The Roarer March was originally written as a banjo duet by Horace Weston (1825-1890). It was most likely published in 1883 and was still being advertised after his death. Unfortunately the original sheet music for the banjo duet has not been located. The Library Of Congress has two different arrangements of it available for a chamber orchestra and a brass band/marching band. I used the parts that were available for these to reconstruct a score for each arrangement. Then I used the original arrangements to create a new banjo duet in the style of Horace Weston. The resulting banjo duet has quickly become one of my favorite banjo arrangements that I’ve ever done in my career. I hope that it’s something that Horace himself could be proud of. If the original sheet music ever surfaces, I would love to compare it to my version to see how close I got to Mr. Weston’s original vision.
advertisement from S.S. Stewart's 1893 banjo catalogue
This is one of his most sophisticated compositions. It’s the only one in 6/8 time, which he uses to give us the sound of a majestic march. Horace was known to play banjo with Barnum & Bailey’s circus in the early 1870s. There’s a part right before the D.C. in The Roarer March with a lovely chromatic build that evokes imagery of the lions roaring at the circus for me. Here's my banjo arrangement.
This is the version that I’ve been referring to as the small orchestra version. The instruments included are 1st & 2nd violins, viola, 1st & 2nd cornets, 1st clarinet, flute, trombone, bass, and piano.
The other version is the marching band version. The instruments in this arrangement are Db piccolo, Eb clarinet, Bb clarinet, Eb cornet, solo Bb cornet, 1st & 2nd Bb cornet, solo Eb alto, 1st & 2nd Eb alto, 1st & 2nd Bb tenor, baritone (treble clef), baritone (bass clef), Eb bass, Bb bass (treble clef), Bb bass (bass clef), snare drum, and bass drum. Here's the original 1883 marching band arrangement:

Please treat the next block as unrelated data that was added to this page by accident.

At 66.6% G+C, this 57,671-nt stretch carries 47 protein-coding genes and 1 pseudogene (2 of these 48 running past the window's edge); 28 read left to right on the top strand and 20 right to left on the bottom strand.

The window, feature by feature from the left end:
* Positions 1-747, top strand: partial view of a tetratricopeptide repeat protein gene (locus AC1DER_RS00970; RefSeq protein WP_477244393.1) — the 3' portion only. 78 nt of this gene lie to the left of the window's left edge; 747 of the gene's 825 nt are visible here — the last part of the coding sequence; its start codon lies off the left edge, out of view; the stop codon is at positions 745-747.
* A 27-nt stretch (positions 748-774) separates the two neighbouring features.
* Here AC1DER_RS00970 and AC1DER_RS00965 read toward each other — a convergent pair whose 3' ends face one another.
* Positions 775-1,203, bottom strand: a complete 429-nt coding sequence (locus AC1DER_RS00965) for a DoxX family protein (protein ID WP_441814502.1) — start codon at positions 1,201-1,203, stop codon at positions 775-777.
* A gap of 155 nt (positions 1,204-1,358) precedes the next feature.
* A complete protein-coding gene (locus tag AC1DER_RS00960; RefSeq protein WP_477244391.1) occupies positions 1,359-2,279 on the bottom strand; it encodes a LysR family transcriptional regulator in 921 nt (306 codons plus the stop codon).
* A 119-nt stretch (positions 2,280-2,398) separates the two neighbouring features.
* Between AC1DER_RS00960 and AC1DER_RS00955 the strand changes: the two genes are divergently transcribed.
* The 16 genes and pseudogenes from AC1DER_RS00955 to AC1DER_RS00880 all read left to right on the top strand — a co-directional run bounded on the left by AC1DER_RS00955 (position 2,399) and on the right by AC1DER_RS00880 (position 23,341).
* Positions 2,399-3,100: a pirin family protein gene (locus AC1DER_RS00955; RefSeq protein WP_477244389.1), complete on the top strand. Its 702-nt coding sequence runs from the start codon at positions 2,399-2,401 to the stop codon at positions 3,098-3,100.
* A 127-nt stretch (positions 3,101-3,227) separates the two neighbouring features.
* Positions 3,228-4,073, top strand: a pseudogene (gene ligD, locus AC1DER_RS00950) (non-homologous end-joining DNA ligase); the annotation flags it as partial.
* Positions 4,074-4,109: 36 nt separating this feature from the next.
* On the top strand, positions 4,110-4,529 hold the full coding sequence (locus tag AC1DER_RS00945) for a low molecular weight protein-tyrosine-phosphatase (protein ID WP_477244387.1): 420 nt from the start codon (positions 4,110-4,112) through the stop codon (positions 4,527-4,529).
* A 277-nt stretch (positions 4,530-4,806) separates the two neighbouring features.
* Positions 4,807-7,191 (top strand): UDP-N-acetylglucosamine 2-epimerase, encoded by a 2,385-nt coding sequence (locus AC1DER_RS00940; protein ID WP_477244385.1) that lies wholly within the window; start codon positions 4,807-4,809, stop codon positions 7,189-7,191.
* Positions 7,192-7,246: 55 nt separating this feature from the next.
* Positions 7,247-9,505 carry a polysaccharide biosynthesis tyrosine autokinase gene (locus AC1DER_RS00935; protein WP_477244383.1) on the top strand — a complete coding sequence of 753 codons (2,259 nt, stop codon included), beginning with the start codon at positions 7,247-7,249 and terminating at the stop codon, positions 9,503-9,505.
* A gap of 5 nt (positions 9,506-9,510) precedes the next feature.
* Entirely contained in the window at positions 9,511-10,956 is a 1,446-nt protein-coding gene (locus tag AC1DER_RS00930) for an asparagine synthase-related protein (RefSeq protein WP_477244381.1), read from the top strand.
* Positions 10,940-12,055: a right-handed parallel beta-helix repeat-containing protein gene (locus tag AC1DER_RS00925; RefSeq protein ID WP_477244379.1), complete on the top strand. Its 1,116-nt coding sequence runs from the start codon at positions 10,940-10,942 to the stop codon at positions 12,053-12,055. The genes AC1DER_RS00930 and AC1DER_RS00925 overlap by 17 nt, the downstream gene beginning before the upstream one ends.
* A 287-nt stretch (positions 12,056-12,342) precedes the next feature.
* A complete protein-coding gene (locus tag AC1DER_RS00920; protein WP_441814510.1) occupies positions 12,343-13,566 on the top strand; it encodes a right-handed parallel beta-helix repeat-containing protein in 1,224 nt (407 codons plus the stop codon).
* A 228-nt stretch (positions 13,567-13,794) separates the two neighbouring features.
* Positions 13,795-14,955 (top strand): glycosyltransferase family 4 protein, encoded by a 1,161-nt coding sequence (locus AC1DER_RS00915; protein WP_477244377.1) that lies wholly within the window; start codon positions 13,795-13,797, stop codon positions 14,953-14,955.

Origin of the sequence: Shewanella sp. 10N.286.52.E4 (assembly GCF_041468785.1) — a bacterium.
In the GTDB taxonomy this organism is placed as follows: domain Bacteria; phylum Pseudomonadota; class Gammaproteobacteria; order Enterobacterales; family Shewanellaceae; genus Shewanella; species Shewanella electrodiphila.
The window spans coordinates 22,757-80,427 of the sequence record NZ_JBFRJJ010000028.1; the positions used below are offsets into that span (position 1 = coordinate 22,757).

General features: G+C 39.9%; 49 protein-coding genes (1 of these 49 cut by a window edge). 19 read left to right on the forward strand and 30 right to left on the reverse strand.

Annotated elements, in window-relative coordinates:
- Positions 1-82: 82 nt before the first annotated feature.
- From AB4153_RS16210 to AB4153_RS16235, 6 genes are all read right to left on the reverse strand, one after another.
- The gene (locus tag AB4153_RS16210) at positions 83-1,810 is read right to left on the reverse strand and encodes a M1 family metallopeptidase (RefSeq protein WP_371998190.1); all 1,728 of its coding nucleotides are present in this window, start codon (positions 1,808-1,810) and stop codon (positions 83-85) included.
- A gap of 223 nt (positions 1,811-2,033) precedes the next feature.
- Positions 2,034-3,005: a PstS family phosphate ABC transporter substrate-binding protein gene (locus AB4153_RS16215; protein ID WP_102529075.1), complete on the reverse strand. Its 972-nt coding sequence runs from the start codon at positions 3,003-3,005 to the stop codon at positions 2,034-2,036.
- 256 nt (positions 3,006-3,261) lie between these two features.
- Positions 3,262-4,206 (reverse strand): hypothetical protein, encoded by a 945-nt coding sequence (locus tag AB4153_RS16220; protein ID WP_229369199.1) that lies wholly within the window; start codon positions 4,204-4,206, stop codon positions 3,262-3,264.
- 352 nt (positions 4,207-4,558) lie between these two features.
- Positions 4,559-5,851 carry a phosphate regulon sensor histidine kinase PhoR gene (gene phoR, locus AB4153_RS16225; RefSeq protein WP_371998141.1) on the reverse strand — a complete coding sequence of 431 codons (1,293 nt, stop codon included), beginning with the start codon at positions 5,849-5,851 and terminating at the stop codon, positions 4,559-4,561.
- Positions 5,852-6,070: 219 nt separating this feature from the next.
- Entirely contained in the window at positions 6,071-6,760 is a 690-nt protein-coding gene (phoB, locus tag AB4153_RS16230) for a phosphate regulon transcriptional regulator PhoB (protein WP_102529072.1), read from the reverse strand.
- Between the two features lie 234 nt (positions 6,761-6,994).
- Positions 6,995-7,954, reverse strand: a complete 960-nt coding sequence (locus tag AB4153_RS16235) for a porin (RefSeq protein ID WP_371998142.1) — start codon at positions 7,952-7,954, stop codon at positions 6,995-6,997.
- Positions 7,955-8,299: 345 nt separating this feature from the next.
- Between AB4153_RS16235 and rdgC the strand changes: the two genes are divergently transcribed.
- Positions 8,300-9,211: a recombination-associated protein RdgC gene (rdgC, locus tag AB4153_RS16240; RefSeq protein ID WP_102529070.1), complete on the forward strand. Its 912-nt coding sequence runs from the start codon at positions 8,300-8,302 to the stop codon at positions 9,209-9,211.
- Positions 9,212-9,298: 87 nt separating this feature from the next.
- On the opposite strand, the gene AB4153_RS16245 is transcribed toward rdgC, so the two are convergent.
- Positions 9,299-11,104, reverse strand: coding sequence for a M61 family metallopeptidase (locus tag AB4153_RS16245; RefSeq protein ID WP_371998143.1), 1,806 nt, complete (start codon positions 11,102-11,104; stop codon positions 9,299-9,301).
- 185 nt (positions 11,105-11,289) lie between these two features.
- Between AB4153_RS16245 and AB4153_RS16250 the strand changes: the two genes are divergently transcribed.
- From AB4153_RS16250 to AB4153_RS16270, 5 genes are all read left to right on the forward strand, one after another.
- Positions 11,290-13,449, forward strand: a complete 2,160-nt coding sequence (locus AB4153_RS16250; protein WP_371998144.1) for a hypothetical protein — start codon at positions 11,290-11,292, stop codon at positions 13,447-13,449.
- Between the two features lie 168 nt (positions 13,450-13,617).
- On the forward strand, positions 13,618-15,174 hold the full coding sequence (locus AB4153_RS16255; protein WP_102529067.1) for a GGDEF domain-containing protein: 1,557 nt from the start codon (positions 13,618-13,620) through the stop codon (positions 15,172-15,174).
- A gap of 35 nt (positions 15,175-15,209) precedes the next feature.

Both of these arrangements were published by Brophy Bros. in Philadelphia, Pennsylvania in 1883. There was no additional arranger included so I’ve often wondered if Horace did the arrangements himself. In the biography of Weston, I quoted some articles that were written about whether or not he could read music. S.S. Stewart was most likely the person who arranged his banjo songs for standard notation. Stewart also argued that despite not being able to play banjo “by note”, Horace Weston was fluent in reading and writing music. As fluent as I am with standard notation, I struggle reading it for banjo music. Especially at the Horace Weston-level of difficulty.
This is my vision of what The Roarer March can sound like for a modern wind ensemble. If you’re interested in a custom-tailored arrangement for your ensemble, please get in touch with me!
Thanks for reading! Let me know your thoughts about Horace and his music below!
P.S. Show your support for Horace Weston by joining the Horace Weston Fan Club today!
Kyle Gray Young is a fiscal year 2023 recipient of a Creative Support for Individuals grant from the Minnesota State Arts Board. This activity is made possible by the voters of Minnesota through a grant from the Minnesota State Arts Board, thanks to a legislative appropriation from the arts and cultural heritage fund.